NCAA football taking major step forward with overtime and targeting discussions

Baylor head coach Matt Rhule, center, disputes a flag during the second half of an NCAA college football game against Iowa State, Saturday, Nov. 10, 2018, in Ames, Iowa. Associated Press

By Jessika Harkay | Sports Writer

The NCAA oversight committee spent over seven hours last week discussing a variety of issues — but most importantly focused on discussing the future of the college football overtime and targeting rules.

With the notable LSU and Texas A&M matchup that went into seven overtimes in the 2018 season, and recent NFL playoff results in question, many doubts have emerged about NCAA football and the NFL’s targeting and overtime rules.

Inevitably error in play-calling is always going to exist. To name a few examples: the NFC Championship game between the Los Angeles Rams and New Orleans Saints had a missed targeting call which created outrage and many claims that it cost the Saints the opportunity to play in the Super Bowl. To name a few in the college league: LSU lost its star linebacker Devin White over a controversial hit and call in week eight and Ohio State lost its safety Isaiah Pryor for a hit on a Penn State player. The pattern of questionable calls continuously grew throughout the season.

ESPN Reporter Andrea Adelson, spoke with committee chairman Shane Lyons about details regarding the on-going and open discussion to make the game more efficient, safe and timely.

According to Adelson’s article, “In 817 games during the 2018 season, 275 targeting calls were made, and 96 were overturned. In 816 games in 2017, 266 targeting calls were made, and 87 were overturned.” This means that the over a third of the targeting calls were wrong, and throughout the two years the wrong calls seemingly increased by two percent.

A 15-yard penalty is only half of the punishment for targeting calls. The biggest difference compared to the professional league is the NCAA’s zero-tolerance policy for dirty and unsafe hits which results in the immediate ejection of the player.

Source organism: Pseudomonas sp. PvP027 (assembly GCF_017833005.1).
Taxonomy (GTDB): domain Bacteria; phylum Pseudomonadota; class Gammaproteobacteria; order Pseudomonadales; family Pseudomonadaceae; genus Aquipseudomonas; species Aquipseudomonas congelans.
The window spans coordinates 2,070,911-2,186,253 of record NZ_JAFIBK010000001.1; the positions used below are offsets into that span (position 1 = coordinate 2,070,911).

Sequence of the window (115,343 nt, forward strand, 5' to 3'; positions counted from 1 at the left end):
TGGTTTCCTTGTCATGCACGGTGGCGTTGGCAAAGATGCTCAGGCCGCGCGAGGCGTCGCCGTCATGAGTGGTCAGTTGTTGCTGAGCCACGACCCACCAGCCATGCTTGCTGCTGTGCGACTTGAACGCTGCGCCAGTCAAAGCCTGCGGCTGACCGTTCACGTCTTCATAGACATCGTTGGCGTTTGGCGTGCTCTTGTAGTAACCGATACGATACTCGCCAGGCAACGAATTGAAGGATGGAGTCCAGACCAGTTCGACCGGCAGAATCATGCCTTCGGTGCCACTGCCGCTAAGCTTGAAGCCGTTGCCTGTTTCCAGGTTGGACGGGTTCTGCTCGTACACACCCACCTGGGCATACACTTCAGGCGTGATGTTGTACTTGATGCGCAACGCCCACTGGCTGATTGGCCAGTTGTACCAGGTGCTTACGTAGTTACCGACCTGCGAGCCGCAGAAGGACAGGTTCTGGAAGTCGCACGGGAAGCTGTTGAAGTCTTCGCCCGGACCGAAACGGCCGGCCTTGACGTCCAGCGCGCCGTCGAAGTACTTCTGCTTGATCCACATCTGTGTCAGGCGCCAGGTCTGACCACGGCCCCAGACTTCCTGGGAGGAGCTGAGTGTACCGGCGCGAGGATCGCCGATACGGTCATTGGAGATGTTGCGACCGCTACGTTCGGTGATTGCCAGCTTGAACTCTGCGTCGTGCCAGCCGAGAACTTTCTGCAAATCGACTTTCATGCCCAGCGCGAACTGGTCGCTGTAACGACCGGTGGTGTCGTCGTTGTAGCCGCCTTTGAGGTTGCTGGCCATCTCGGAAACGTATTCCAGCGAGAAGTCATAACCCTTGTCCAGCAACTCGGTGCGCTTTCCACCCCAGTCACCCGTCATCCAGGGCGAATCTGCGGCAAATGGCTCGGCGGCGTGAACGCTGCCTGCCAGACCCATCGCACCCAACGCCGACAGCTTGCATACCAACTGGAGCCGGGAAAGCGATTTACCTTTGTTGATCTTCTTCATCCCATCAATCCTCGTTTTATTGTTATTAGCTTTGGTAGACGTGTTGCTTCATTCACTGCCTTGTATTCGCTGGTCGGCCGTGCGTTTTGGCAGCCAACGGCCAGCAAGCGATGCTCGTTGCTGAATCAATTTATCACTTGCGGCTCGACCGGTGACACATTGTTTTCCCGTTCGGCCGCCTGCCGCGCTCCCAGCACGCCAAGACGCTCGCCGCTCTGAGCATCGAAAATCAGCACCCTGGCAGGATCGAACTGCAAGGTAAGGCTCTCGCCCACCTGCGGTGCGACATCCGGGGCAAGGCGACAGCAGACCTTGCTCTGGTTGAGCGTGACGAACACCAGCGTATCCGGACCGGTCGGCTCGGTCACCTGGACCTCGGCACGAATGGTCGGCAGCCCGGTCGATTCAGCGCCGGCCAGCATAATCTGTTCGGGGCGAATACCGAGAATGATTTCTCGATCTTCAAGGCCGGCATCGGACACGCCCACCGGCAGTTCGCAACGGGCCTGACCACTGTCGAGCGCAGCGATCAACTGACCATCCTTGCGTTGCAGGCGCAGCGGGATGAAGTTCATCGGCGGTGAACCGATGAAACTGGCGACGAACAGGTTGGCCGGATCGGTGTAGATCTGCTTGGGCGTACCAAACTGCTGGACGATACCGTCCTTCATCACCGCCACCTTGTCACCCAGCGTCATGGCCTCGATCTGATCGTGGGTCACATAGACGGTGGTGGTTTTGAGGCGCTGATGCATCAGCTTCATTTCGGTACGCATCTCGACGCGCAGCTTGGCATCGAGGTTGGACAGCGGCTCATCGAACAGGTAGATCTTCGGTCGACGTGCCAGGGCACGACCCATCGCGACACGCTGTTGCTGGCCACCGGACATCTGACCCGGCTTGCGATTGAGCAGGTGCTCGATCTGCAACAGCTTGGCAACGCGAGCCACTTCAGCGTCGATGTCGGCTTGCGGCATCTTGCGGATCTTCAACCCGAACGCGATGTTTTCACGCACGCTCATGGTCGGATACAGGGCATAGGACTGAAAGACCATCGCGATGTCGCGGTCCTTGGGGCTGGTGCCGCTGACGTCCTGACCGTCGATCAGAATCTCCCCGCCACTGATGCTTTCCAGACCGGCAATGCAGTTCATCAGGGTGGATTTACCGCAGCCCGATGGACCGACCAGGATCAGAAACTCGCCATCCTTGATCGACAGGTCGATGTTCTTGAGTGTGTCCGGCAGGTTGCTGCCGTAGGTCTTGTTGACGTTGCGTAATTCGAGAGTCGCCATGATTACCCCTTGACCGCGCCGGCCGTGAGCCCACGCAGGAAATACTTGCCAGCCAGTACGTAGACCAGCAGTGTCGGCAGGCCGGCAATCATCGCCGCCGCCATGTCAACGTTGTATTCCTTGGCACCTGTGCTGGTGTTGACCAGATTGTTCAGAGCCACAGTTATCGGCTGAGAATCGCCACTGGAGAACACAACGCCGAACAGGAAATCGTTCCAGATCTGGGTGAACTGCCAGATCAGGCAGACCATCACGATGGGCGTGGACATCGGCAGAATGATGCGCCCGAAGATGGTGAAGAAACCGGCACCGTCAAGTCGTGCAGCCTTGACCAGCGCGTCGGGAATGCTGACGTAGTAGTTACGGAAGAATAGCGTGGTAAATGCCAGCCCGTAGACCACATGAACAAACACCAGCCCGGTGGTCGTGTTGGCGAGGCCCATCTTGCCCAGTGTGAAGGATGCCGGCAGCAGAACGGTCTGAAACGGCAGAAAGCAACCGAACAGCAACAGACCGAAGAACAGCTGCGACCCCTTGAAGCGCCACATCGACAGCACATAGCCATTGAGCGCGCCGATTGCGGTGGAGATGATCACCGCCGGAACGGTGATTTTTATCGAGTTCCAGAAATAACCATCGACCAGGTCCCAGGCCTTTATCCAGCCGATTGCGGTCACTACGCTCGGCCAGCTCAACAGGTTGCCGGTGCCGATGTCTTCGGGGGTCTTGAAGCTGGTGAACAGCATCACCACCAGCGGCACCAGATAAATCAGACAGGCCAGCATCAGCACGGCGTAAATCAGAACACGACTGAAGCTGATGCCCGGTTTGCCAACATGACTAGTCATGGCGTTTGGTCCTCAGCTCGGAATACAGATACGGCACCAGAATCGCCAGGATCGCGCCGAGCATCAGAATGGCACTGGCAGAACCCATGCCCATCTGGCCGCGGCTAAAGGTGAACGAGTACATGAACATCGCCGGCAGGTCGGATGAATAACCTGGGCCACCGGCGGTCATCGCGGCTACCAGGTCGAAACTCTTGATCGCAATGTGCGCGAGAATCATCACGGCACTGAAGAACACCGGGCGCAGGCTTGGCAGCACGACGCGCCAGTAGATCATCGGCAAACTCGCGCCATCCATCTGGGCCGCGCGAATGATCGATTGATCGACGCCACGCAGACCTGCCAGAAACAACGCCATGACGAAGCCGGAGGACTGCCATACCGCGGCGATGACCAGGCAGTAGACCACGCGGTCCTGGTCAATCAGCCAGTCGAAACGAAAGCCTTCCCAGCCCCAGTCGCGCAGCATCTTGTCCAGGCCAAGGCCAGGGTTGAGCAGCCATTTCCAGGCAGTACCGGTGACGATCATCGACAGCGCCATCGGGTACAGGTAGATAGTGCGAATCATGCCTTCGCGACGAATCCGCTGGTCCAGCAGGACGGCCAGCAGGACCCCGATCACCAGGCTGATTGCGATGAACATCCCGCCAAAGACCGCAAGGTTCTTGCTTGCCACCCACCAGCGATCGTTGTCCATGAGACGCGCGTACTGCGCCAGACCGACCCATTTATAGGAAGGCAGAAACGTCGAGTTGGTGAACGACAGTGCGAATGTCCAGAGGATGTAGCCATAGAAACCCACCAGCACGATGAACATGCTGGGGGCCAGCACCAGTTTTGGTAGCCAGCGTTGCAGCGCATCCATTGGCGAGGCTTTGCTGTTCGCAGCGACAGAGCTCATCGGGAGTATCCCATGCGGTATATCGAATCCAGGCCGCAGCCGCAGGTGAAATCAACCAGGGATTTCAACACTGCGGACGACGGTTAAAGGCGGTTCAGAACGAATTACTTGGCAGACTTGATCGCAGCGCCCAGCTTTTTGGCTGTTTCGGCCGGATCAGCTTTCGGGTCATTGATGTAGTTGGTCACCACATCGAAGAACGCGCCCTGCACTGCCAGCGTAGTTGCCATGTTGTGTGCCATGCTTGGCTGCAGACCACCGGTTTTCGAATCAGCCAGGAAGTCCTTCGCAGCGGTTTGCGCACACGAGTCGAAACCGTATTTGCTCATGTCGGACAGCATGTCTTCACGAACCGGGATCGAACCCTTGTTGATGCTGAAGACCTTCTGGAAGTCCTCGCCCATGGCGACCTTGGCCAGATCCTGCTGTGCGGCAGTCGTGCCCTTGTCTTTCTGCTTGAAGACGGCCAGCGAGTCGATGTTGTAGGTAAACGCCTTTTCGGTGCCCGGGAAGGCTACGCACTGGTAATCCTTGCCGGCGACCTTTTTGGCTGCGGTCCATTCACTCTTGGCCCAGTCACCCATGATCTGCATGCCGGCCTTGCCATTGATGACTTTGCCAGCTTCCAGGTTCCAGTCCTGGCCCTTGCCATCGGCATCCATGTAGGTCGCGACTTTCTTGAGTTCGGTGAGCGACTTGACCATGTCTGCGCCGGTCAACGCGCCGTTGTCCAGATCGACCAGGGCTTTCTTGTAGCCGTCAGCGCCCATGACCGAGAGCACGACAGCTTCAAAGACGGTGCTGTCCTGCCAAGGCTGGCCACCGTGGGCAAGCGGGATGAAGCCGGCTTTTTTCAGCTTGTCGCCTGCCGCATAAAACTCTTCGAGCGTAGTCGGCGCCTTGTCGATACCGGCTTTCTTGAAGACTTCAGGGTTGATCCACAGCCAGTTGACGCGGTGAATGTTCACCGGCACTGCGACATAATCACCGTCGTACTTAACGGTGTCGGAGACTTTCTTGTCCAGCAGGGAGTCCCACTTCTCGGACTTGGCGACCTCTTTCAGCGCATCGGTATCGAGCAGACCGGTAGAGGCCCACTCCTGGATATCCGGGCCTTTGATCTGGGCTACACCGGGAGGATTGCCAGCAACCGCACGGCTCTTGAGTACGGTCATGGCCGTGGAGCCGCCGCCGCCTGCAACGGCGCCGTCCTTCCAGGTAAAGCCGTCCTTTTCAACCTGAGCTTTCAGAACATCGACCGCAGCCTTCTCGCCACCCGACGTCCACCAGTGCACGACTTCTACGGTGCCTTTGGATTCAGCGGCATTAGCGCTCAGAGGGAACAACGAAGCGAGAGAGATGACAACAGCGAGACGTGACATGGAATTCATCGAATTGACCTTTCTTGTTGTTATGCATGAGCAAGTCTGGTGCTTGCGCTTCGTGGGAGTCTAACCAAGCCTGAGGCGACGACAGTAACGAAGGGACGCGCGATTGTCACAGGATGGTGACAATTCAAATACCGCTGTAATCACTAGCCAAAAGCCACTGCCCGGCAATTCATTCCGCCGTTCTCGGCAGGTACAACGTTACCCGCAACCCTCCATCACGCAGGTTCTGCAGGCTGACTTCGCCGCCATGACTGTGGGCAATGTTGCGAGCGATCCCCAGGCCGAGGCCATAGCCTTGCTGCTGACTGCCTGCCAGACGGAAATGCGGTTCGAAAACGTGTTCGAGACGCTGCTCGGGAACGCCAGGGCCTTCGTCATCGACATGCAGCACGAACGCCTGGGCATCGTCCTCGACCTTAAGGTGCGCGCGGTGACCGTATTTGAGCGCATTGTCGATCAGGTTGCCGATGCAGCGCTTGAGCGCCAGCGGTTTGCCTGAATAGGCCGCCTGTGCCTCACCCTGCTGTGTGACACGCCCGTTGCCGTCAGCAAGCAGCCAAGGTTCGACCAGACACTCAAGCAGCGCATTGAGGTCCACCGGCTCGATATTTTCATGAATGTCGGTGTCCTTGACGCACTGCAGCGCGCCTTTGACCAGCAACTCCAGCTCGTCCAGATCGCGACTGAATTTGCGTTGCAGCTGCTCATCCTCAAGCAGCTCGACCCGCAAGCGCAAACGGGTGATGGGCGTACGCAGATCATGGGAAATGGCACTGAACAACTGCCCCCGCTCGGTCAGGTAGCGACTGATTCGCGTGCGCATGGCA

Going forward, a well-considered suggestion includes creating categories for targeting rules. The first category is for unmalicious behavior that would only carry the penalty. The second category would be for purposeful hits and would result in possible suspension and ejection without question.

Not only is the question of targeting rules arising, but so is the efficiency of overtime. Though both teams are given a chance to possess the ball offensively and are generally viewed as a fair tie-breaker, the college overtime is time-consuming according to Lyons.

In Adelson’s article, Lyons addressed the questions that are pushing a need for change forward in the foreseeable future.

“The question is: Are there things we can tweak in the overtime that could possibly shorten the length?” Lyons said. “Do you leave it the same? Do you automatically have to go for two even after your first touchdown for both teams? What are some things to potentially lessen the overtime?”

Nothing’s for sure with what the committees’ discussions will lead to, but the consideration for change is something to keep an eye on as the football rules and football competition committee plan to meet in February to finalize the 2019 season regulations. Going forward, the improvements to the rules are not only more fair to players, but the growing football audience who often have expressed discontent with some of the regulations in action right now.